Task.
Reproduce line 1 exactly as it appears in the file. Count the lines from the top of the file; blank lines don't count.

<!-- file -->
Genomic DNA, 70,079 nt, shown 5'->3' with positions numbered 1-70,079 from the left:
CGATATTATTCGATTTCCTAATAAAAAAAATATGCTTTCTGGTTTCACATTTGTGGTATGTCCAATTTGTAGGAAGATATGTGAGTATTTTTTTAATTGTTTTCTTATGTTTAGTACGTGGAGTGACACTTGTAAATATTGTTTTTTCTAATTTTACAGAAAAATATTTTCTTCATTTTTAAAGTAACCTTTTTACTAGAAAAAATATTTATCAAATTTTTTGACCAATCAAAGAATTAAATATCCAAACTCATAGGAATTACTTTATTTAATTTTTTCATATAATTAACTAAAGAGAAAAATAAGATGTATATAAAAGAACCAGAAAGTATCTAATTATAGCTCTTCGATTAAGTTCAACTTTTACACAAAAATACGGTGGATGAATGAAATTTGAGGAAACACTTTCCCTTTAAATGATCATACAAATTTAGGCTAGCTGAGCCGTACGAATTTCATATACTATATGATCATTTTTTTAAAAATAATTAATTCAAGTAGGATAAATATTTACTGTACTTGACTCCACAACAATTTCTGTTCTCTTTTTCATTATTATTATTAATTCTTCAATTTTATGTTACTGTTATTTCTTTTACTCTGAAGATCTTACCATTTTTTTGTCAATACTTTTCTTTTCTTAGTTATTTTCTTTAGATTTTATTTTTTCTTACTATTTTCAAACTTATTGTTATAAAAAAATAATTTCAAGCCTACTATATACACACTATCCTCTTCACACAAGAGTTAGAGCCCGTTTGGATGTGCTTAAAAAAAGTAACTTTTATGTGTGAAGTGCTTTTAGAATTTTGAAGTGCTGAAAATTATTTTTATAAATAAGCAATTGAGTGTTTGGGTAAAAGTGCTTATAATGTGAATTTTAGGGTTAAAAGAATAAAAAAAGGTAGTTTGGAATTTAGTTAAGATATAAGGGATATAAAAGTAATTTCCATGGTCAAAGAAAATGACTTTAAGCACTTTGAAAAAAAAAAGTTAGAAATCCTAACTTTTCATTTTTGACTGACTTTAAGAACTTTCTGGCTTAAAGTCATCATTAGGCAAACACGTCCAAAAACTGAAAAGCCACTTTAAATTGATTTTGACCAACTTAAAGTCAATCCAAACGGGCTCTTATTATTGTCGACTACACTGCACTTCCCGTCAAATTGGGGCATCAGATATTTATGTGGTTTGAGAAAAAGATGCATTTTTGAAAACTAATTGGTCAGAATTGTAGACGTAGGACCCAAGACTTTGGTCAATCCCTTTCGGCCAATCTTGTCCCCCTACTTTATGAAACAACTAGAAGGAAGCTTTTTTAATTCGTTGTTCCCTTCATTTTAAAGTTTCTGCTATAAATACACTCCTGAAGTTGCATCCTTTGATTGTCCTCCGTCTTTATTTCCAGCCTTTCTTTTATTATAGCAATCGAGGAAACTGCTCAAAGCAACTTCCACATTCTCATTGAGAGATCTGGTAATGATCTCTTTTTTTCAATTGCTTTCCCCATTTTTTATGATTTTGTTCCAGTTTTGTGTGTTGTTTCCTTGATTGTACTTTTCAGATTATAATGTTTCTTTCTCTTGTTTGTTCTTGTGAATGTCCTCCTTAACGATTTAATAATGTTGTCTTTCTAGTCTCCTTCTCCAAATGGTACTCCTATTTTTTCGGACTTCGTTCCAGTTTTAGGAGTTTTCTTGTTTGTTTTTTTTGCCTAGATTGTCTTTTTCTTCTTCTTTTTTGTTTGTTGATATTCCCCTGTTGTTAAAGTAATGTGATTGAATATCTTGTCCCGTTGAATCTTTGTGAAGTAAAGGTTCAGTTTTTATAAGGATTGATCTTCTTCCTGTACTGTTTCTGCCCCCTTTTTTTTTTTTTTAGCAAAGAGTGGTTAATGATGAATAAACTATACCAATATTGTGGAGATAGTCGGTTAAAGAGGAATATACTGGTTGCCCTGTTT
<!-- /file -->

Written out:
Genomic DNA, 70,079 nt, shown 5'->3' with positions numbered 1-70,079 from the left: